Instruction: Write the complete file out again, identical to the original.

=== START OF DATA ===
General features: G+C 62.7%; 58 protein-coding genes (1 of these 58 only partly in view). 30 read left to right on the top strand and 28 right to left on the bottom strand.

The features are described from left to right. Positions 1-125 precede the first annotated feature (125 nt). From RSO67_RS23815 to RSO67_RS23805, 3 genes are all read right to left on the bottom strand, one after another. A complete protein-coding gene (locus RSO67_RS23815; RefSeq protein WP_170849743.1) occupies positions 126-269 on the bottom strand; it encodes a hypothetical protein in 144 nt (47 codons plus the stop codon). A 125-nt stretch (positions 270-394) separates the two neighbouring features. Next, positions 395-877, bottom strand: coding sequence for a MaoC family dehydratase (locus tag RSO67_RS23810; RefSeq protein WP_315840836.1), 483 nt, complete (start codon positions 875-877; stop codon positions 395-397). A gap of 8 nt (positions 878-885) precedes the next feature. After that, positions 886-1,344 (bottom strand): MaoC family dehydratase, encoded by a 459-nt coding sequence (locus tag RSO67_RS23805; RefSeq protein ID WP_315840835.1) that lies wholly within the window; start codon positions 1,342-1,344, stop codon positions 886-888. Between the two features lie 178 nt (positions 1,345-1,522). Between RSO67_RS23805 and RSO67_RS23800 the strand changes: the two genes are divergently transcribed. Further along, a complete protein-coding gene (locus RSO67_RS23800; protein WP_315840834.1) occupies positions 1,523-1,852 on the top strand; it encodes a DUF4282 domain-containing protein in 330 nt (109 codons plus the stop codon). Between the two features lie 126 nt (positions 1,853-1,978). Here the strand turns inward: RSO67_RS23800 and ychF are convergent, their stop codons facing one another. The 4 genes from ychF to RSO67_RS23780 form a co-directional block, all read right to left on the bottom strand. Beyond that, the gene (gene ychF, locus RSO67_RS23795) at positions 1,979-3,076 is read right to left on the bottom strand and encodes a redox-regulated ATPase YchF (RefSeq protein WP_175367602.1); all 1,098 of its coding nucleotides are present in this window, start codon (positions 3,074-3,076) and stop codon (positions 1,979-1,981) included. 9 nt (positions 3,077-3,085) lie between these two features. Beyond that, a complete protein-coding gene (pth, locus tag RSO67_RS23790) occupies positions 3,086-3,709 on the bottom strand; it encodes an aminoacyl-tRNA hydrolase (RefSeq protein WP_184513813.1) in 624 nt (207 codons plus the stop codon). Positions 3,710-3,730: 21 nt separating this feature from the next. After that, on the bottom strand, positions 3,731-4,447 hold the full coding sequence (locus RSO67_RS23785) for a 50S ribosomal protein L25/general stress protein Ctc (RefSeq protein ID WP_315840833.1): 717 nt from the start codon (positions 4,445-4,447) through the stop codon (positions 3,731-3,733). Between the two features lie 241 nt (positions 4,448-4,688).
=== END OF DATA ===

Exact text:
General features: G+C 62.7%; 58 protein-coding genes (1 of these 58 only partly in view). 30 read left to right on the top strand and 28 right to left on the bottom strand.

The features are described from left to right. Positions 1-125 precede the first annotated feature (125 nt). From RSO67_RS23815 to RSO67_RS23805, 3 genes are all read right to left on the bottom strand, one after another. A complete protein-coding gene (locus RSO67_RS23815; RefSeq protein WP_170849743.1) occupies positions 126-269 on the bottom strand; it encodes a hypothetical protein in 144 nt (47 codons plus the stop codon). A 125-nt stretch (positions 270-394) separates the two neighbouring features. Next, positions 395-877, bottom strand: coding sequence for a MaoC family dehydratase (locus tag RSO67_RS23810; RefSeq protein WP_315840836.1), 483 nt, complete (start codon positions 875-877; stop codon positions 395-397). A gap of 8 nt (positions 878-885) precedes the next feature. After that, positions 886-1,344 (bottom strand): MaoC family dehydratase, encoded by a 459-nt coding sequence (locus tag RSO67_RS23805; RefSeq protein ID WP_315840835.1) that lies wholly within the window; start codon positions 1,342-1,344, stop codon positions 886-888. Between the two features lie 178 nt (positions 1,345-1,522). Between RSO67_RS23805 and RSO67_RS23800 the strand changes: the two genes are divergently transcribed. Further along, a complete protein-coding gene (locus RSO67_RS23800; protein WP_315840834.1) occupies positions 1,523-1,852 on the top strand; it encodes a DUF4282 domain-containing protein in 330 nt (109 codons plus the stop codon). Between the two features lie 126 nt (positions 1,853-1,978). Here the strand turns inward: RSO67_RS23800 and ychF are convergent, their stop codons facing one another. The 4 genes from ychF to RSO67_RS23780 form a co-directional block, all read right to left on the bottom strand. Beyond that, the gene (gene ychF, locus RSO67_RS23795) at positions 1,979-3,076 is read right to left on the bottom strand and encodes a redox-regulated ATPase YchF (RefSeq protein WP_175367602.1); all 1,098 of its coding nucleotides are present in this window, start codon (positions 3,074-3,076) and stop codon (positions 1,979-1,981) included. 9 nt (positions 3,077-3,085) lie between these two features. Beyond that, a complete protein-coding gene (pth, locus tag RSO67_RS23790) occupies positions 3,086-3,709 on the bottom strand; it encodes an aminoacyl-tRNA hydrolase (RefSeq protein WP_184513813.1) in 624 nt (207 codons plus the stop codon). Positions 3,710-3,730: 21 nt separating this feature from the next. After that, on the bottom strand, positions 3,731-4,447 hold the full coding sequence (locus RSO67_RS23785) for a 50S ribosomal protein L25/general stress protein Ctc (RefSeq protein ID WP_315840833.1): 717 nt from the start codon (positions 4,445-4,447) through the stop codon (positions 3,731-3,733). Between the two features lie 241 nt (positions 4,448-4,688).